None of Rucci’s couture clients traveled to Paris this season, but he was confident the virtual route will meet their expectations. “Don’t forget that this is an audience that has really been built on my 41 years in the business,” Rucci said.
As is always the case with his couture collections, day clothes are expected to be popular, especially ivory and white double-faced wool and silk styles, silk separates, tunics, pants and silk raincoats, he said. Having introduced a fur-trimmed collection that included a few sable coats under the Ralph Rucci by Pologeorgis late last year, the designer didn’t put any fur in his new couture line for spring because it is “just too heavy.” Rucci’s couture eveningwear has a lighter feel, too, thanks to the use of all-clear sequins on tulle or silk chiffon, and embroideries are primarily done with bugle beads that are cut and embroidered on the cross grain of the fabric.
Offering sharper opening price points than other couture designers is advantageous, Rucci said. All in all, though, the couture segment has not been affected by the financial difficulties weighing on some areas of fashion, he said. “A house like a Chanel can’t even keep the orders filled fast enough.”
Rucci has already booked his flight to return to Paris for the couture shows in July. He is considering a presentation that will be held in a suite at The Ritz. ”You have to always commit yourself to a healthy state of happiness in your mind. If you start to become swallowed by the issues, then you are going to lose what you’ve already gained,” he said.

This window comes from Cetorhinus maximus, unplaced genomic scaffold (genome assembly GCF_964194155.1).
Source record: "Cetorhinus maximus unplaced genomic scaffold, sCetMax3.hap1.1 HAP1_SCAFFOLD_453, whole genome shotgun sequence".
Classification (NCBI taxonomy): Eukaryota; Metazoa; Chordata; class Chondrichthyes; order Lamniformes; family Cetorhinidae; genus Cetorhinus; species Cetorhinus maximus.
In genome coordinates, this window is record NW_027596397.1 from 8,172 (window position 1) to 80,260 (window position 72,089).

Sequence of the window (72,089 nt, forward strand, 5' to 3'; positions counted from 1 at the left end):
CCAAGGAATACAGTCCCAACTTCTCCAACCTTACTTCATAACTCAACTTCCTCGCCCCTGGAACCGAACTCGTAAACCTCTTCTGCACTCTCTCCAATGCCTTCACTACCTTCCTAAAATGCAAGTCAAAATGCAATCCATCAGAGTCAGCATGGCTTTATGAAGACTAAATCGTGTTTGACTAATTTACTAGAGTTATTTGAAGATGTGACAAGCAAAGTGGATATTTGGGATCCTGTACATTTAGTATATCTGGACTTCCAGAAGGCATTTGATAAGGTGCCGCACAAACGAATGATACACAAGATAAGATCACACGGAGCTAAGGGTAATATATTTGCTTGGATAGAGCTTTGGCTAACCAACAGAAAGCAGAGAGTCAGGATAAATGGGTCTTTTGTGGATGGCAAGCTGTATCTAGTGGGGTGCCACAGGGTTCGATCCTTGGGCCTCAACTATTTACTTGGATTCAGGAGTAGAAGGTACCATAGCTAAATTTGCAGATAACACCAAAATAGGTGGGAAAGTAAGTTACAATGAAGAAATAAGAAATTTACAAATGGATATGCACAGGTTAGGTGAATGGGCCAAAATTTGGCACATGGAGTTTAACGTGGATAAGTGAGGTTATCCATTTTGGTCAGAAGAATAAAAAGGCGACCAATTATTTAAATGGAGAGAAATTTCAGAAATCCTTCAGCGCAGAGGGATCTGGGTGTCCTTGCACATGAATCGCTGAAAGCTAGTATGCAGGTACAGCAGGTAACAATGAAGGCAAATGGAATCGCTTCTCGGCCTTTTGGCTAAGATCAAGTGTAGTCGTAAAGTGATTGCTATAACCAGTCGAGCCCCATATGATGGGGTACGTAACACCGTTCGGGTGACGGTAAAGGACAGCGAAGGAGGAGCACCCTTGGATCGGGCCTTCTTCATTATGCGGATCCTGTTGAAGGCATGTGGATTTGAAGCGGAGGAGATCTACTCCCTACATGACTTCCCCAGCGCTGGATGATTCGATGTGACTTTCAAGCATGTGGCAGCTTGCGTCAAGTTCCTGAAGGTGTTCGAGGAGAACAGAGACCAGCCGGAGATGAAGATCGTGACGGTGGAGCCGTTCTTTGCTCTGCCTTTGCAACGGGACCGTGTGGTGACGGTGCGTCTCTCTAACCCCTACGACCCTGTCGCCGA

In addition, as some ready-to-wear labels have increased prices, some consumers think that the investment in couture is starting to make more sense, he said. In the past season, Rucci gained two new clients in their twenties — one from Seoul and the other Moscow.
In the months ahead, maintaining business “in this vacuum called COVID-19 and illness” will be the greatest challenge, Rucci said. “Every time we have a surge [in cases] women are not going out to dinners or to restaurants. Couture is being worn at dinners and at parties in homes. It’s also being worn by very powerful women, who attend board meetings. If they put on a blouse or jacket from a previous season, because they are only being seen from the bust up [on Zoom], it’s fine. They don’t have to order anything,” he said.
As for the outlook for American fashion, he said that he is speechless at the lack of possibility and what the majority of the collections look like. “Someone said recently that a de-evolution is occurring in all aspects of the arts in the United States, if not the world — a de-evolution of culture and taste,” Rucci said. “We’re going through a period with a lot of people with the fantasy, but not the proper training. The clothes and accessories either look repetitive or unqualified. Price points are high. I’m shocked.”
Rucci disputed the idea that individualism and self-expression are at the forefront. “I think what the Trump administration and world gave us was fear of all that. Sameness, being homogenized and being fearful of being an individual is where we are at unconsciously,” Rucci said.